Tag: neutralism

The world must be made safe for democracy.  Its peace must be planted upon the tested foundations of political liberty.

(Woodrow Wilson, speech to Congress, 2 April 1917)

On 6 April 1917, the United States declared war on Germany. War was not declared against any other member of the Central Powers or their allies. Only Austria-Hungary received a declaration of war in the summer of 1918. Until then, the United States had remained neutral. This neutrality...
"May any cowardice die here. Let all the classes and all parties that sincerely love the homeland merge in a single outburst of pride and faith, to repeat as during the memorable days of May 1915 to the enemy who listened in ambush: Italy knows only the way of honour."
(Gen. Luigi Cadorna)
The decision to intervene in the war or to remain neutral generated  a heated political debate in Italy.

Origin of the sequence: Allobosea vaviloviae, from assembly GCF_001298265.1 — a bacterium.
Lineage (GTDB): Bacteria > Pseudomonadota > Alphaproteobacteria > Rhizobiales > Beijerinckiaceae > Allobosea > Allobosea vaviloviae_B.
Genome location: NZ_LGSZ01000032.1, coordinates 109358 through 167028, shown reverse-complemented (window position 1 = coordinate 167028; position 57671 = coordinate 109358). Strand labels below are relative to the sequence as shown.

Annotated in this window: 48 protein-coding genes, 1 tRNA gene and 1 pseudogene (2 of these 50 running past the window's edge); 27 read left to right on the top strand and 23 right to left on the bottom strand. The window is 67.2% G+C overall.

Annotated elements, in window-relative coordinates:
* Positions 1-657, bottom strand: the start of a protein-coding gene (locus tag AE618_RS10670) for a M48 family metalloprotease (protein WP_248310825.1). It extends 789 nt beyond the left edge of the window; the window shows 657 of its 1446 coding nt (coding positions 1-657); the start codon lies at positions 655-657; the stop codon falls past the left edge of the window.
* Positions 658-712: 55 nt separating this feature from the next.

At the outbreak of war, Italian intellectuals, politicians and citizens were divided on two fronts: on the one hand the interventionists and on the other the neutralis. The motives of the two opinions were different. Interventionists expected that through the participation in the war Italy could accomplish the “Risorgimento” and finally become a great power. Their positions, diffused through mass demonstrations and supported by the press, finally prevailed.
At the outbreak of the war in 1914, Italy found itself in a situation of uncertainty. Since 1882, the country had been linked to Germany and Austria-Hungary via the Triple Alliance. This purely defensive pact was renewed in 1912, but did not in any way bind Italy to go to war alongside the central empires. For this reason and because no evident advantages could be seen from entering into the war on the side of the allies, neutrality prevailed.
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